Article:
Valorant aimbot hack lures the unwary into malware infection

Graham Cluley
@gcluley

Valorant aimbot hack lures the unwary into malware infection

Just what would you do to be better at video games? Devote yourselves to hundreds of hours of practice, or search the internet for cheats and hacks that might give you an unfair competitive advantage.

Cheating in online games is nothing new, and some players have no qualms about resorted to installing “aimbots” that might help them by automatically aiming at their fellow rivals or even auto-shoot.

However, as South Korean security experts at AhnLab warn, you might be wise to resist the temptation to cheat.

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According to the security researchers, malware has been distributed via descriptions in a YouTube video related to the Valorant first person shooter game.

The video’s description cheekily advises users to disable their anti-virus software before downloading the cheat (boy… the things people will do if they think it will improve their aim in a video game.)

Aimbot youtube

FREE CHEAT = <LINK>
if link dont work – Try VPN
TURN OFF ANTI VIRUS

The YouTube video’s description contains a link which points to a website containing a file called Pluto Valrant cheat.rar.

Cheat download

If you’re unlucky enough to be duped into downloading the .RAR archive file, and then run the enclosed executable (named Cheat Installer.exe), your computer will be infected with an information-stealing Trojan horse called RedLine.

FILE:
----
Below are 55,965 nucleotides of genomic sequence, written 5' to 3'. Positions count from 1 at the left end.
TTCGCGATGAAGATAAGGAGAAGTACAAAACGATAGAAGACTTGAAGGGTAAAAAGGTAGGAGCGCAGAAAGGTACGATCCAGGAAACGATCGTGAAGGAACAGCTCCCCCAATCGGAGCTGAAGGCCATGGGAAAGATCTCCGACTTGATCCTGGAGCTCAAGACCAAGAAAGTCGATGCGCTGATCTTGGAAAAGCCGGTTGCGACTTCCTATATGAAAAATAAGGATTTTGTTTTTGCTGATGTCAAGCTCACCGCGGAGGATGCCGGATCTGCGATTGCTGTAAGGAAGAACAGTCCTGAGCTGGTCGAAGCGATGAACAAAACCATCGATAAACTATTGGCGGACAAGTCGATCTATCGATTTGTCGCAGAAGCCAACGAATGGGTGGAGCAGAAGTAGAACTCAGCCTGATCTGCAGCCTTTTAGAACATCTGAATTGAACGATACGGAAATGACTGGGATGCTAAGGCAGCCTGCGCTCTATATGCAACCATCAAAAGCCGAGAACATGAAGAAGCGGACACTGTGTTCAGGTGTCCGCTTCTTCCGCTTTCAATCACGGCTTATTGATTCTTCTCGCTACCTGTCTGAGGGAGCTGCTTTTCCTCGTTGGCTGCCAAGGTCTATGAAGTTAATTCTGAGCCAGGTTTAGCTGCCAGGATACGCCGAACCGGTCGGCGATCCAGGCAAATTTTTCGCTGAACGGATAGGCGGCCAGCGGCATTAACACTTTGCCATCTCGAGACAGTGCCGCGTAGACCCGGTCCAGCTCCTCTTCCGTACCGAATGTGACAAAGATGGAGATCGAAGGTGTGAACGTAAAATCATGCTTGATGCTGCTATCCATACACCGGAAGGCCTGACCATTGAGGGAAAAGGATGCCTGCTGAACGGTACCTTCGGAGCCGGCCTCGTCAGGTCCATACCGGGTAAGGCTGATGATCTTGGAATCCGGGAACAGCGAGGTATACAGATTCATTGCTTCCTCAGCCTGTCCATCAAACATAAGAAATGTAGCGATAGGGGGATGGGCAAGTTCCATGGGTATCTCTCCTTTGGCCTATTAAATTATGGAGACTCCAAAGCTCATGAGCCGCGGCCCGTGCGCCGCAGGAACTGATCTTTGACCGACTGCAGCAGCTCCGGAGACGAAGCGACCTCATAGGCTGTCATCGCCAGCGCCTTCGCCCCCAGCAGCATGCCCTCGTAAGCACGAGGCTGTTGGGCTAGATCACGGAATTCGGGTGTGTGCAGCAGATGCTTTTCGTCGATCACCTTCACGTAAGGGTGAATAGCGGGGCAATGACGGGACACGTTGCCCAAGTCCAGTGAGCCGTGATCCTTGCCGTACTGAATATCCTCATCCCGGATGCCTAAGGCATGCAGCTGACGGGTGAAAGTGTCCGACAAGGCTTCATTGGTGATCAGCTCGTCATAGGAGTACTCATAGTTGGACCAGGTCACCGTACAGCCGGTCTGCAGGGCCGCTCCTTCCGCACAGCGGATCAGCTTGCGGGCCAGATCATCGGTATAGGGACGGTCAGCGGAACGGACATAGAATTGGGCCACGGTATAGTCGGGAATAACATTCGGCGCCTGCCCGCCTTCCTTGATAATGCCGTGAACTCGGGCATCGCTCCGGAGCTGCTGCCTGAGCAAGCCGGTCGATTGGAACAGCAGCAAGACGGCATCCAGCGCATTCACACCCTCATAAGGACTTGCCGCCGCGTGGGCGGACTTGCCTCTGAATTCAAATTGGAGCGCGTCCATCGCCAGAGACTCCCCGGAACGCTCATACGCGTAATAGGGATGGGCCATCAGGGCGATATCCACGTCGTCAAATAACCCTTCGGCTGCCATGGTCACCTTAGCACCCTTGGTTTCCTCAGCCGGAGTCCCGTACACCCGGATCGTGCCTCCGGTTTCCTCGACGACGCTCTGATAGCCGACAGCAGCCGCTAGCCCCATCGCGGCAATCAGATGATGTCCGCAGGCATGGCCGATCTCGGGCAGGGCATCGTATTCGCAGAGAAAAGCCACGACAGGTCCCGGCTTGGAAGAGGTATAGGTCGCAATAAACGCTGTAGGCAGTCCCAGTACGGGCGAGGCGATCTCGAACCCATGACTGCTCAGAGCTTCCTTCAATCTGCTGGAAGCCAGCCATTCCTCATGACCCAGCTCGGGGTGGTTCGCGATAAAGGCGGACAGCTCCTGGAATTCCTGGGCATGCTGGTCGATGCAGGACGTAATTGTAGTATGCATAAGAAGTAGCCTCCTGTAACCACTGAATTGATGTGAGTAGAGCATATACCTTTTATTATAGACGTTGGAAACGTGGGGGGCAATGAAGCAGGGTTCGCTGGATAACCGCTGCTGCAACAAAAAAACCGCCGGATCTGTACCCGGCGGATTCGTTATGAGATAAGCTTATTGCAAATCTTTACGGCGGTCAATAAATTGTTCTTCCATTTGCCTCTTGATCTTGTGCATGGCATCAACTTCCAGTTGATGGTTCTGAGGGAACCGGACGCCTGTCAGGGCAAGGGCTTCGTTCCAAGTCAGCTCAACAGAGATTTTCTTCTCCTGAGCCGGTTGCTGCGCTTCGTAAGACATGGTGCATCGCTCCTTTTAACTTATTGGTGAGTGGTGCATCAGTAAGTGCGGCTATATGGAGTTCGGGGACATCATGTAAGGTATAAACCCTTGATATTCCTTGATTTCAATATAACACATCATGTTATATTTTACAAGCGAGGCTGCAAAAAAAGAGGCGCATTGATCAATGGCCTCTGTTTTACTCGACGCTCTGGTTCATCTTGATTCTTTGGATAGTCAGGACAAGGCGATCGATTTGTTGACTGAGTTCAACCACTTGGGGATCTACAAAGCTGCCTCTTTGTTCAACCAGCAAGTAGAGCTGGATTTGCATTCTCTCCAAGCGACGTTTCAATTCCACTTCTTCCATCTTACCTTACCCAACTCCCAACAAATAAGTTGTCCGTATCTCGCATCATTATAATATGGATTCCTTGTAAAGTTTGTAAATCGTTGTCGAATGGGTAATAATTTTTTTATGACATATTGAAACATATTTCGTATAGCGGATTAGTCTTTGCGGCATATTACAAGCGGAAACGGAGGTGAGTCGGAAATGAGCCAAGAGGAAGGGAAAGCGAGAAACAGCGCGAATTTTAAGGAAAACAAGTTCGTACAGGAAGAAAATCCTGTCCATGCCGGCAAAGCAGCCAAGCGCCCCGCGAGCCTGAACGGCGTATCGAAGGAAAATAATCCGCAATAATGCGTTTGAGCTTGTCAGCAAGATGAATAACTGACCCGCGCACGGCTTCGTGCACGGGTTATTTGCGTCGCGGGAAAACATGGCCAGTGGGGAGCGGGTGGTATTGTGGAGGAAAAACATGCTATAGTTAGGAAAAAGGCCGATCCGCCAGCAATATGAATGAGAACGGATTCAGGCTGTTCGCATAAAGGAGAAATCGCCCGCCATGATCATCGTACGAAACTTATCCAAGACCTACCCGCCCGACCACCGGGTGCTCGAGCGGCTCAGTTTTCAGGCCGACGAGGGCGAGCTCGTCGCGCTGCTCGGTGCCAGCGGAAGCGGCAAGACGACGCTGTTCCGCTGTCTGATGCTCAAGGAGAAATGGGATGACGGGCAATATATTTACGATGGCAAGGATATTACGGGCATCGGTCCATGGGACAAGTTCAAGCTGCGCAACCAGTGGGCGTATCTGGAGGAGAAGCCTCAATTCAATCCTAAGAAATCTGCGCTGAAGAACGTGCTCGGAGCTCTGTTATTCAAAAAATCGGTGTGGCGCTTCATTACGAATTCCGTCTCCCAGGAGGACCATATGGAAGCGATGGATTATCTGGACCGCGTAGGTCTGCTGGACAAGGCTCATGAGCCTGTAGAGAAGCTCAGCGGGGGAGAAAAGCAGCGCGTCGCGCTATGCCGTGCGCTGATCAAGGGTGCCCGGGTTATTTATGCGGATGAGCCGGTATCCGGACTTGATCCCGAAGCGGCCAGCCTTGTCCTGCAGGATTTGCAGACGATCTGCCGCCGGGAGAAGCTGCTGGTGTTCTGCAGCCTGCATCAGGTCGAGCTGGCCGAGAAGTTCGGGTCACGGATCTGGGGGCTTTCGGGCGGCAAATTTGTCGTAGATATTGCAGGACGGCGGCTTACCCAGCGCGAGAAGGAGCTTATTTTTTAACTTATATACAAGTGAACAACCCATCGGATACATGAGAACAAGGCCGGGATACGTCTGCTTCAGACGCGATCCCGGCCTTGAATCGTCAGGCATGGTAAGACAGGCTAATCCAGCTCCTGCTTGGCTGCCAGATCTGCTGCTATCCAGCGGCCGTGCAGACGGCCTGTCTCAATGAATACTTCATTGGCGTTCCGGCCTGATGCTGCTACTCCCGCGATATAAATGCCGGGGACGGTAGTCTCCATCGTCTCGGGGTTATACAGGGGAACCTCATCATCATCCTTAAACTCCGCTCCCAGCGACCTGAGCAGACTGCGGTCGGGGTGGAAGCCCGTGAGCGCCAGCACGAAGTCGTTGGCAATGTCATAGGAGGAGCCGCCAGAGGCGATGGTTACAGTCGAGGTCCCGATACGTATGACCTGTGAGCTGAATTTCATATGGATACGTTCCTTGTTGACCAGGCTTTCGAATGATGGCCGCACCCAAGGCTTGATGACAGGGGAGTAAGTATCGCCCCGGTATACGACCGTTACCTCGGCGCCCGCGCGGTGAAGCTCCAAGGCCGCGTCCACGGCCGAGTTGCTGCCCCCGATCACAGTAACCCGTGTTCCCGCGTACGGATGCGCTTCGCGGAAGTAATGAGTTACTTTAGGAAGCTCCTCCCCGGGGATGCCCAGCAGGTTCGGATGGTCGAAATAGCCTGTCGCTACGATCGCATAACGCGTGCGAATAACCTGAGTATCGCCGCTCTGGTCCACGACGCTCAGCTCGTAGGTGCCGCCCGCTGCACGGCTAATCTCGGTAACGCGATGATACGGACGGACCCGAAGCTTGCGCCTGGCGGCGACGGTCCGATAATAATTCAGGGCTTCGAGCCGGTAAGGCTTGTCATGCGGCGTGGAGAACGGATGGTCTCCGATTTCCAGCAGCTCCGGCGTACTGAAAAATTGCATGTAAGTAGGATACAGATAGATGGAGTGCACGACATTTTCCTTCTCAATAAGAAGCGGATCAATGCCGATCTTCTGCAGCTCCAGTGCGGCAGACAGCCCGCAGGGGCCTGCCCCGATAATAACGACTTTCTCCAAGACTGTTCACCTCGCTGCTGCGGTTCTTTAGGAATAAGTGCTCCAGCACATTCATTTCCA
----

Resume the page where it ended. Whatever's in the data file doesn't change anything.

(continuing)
According to the AhnLab researchers, the malware collects a wide array of information from infected Windows systems, including login credentials, Discord tokens, Steam and Telegram session files, cryptocurrency wallets, and more.

The stolen data is then sent to cybercriminals via a Discord server.

As ever you should be highly suspicious of software of unknown provenance, and links to downloads from YouTube videos. It should go without saying that if you’re ever advised to disable your anti-virus, steer well clear!

Many of us might need a helping hand to defeat our video game rivals, but you could end up shooting yourself in the foot.

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Graham Cluley is a veteran of the anti-virus industry having worked for a number of security companies since the early 1990s when he wrote the first ever version of Dr Solomon's Anti-Virus Toolkit for Windows. Now an independent security analyst, he regularly makes media appearances and is an international public speaker on the topic of computer security, hackers, and online privacy. Follow him on Twitter at @gcluley, or drop him an email.

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